Sewing a narrow, curved or rolled hem can sometimes be a little tricky, especially in a delicate fabric. But we’ve got you covered with our free tutorial!
A shaped or curved hem doesn’t really like having a big hem allowance, it’ll look twisted and ‘ropey’ so a narrow hem is the best option. They can be tricky to finish neatly if you are working with a delicate or lightweight fabric, which is often the fabric of choice for a camisole. Different fabrics can require different construction methods so it’s always nice to have a little arsenal of alternative methods in your tool box should the need arise.
If you are ever in doubt of the best method to use just do a little test on a scrap of fabric. If you are testing the best way to hem a curve, remember to do your testing on a similar shape.
Sewing a Narrow, Curved or Rolled Hem
WS | wrong side of fabric RS | right side of fabric SA | seam allowance
- Press at every step.
- If you have a ‘bouncy’ fabric that doesn’t hold the press line (like the one I used!) use a few pins to help, but first check they don’t damage your delicate fabrics.
- If you carefully tack your hem in place along the top edge of the hem allowance, it will give you a guide to follow when you stitch the hem from the RS, ensuring you catch all the allowance.
- A good final press and steam will shrink any stretching that may have happened on the curved areas.
- For reference: the fabric I have used for this post is a fine, slippery, (allegedly) silk crepe de chine that was lurking in the stash.
Double Turn Hem | 1cm Hem Allowance
This is my usual method and the one that you will find in The Simone Maker Instructions. The benefits are it’s easy and works for most fabrics. It gives a small, neat hem with all the raw edges enclosed.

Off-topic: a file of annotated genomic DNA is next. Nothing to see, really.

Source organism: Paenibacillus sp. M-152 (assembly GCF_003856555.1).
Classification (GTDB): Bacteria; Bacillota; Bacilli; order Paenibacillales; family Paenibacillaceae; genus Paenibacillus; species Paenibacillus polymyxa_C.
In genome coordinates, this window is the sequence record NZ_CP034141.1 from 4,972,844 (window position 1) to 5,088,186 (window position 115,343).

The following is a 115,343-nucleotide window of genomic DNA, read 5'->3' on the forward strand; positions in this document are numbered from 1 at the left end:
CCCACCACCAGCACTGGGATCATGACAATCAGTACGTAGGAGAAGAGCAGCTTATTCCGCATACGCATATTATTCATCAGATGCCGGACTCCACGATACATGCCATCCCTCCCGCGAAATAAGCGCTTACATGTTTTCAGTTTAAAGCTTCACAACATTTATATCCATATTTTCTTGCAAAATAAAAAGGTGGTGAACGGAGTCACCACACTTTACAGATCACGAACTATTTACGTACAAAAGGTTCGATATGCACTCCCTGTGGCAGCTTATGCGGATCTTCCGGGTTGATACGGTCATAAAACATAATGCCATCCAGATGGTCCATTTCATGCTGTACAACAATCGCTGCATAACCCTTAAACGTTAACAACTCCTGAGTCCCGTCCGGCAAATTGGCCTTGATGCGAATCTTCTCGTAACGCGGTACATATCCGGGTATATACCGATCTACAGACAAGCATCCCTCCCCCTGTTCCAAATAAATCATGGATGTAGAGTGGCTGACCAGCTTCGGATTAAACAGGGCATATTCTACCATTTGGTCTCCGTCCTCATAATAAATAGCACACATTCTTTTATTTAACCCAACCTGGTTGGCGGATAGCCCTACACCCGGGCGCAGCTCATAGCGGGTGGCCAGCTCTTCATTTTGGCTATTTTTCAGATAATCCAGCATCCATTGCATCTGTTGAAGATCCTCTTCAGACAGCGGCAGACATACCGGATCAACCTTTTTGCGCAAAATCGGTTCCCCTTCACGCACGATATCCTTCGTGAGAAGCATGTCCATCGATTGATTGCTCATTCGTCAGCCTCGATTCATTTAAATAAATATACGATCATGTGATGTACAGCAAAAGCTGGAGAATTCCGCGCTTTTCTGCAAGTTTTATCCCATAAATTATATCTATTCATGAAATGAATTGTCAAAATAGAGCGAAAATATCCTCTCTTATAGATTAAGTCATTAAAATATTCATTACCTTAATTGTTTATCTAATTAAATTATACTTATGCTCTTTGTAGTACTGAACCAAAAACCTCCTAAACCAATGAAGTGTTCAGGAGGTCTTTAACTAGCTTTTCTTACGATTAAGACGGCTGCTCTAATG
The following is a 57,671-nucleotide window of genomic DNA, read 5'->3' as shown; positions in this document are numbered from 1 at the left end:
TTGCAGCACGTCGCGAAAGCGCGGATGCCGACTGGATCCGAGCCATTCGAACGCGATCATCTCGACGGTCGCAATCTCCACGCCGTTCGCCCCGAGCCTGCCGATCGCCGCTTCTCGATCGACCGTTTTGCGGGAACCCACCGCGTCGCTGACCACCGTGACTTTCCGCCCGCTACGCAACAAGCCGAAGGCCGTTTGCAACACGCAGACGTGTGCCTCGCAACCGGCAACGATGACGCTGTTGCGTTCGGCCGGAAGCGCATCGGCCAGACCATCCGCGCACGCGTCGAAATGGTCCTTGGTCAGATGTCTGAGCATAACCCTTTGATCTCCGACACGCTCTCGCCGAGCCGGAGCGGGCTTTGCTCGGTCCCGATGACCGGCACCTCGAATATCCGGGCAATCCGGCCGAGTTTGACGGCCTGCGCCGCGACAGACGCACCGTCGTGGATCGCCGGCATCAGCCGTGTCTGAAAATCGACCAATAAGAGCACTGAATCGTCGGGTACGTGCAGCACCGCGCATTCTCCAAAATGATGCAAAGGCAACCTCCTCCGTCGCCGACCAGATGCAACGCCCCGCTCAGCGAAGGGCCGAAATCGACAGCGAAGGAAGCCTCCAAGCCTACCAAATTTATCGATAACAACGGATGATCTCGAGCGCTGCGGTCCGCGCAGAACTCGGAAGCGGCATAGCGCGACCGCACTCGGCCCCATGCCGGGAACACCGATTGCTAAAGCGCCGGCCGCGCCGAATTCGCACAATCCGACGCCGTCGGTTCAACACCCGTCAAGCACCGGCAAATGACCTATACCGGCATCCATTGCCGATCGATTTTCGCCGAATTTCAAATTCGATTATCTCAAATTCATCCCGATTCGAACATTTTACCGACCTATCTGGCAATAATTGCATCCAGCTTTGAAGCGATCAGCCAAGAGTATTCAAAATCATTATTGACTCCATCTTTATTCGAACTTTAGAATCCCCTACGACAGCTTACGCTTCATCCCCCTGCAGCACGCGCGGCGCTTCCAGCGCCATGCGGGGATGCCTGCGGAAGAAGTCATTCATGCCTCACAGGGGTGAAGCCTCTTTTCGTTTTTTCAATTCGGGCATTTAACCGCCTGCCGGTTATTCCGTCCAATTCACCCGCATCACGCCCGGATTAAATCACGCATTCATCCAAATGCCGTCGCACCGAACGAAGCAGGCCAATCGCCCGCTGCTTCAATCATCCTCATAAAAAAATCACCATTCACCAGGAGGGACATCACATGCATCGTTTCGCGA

- Machine a row of stitching 5mm from the raw edge all the way around the hem
- With WS up, press up the raw edge of the hem using the stitch line as a guide.
- The stitch line should roll to the WS. (I’ve held the hem in place with a pin for the photo).
- Fold again and press, enclosing the raw edge
- Stitch the hem, being careful to catch all the hem allowance. (You can see, above, I have partially stitched the hem).
We have a tutorial for the Maria Apron Hem HERE – it’s the same principal but there are a few more photos.
Overlock and Turn |
An overlocker (a serger) makes the edge easier to fold neatly, especially if you are double turning the hem. If you don’t have an overlocker you could experiment and see how it looks with your neatening stitch on your usual machine. You can adjust the differential feed of your overlocker on curved hems so the fabric gathers slightly and this will help when you turn up the hem, but I didn’t find it necessary for The Simone pattern in this fabric.
Single turn | The first example is turned once so you can see the overlocking to the WS
- Overlock the edge of the hem
- Fold and press the hem the width of the overlocking to WS. Once you’ve done this a few times you may be comfortable to just fold and stitch in one go.
- Stitch hem
Double turn | This example is turned twice so the overlocking is enclosed, giving a slightly more expensive looking finish.
- Overlock the edge of the hem.
- Fold and press the hem the width of the overlocking to WS and stitch.
- Fold again and stitch on top of your first row, keep folding as you stitch.
- Again, once you have done this a few times, and are comfortable with the method, it is possible to double fold and stitch in one go.
Traditional Narrow Rolled Hem Method |
This is the usual rolled hem tutorial you’ll often come across. I usually use the first method I listed above because I’m not a huge fan of trimming SA (that’s most likely due to my industry training as it’s not a thing we would have done and I’m a bit lazy if I’m honest), but the benefits of this method is you can make a very narrow hem on trickier lightweight, sheer or slippery fabrics. It would be your go-to method if you ever needed to hem a beautiful floaty circle skirt.
- 1.5cm Total Hem Allowance
- Stitch 1cm from raw edge of hem. (yellow stitching)
- Use the stitch line as guide and press up the raw edge of the hem to the WS, the stitch line will be close but not right on the folded edge.
- Stitch as close as you can to the folded edge and through all layers and on top of the first row of stitching. Press. (green stitching)
- Trim away the extra hem allowance as close as you can to the stitch line.
- Turn the hem again, so all raw edges enclosed and stitch. (blue stitching).
- Voila! The tiniest tiny, neatest hem!
You can of course use a special rolled hem foot, but I don’t own one so you are on your own if you go down that route!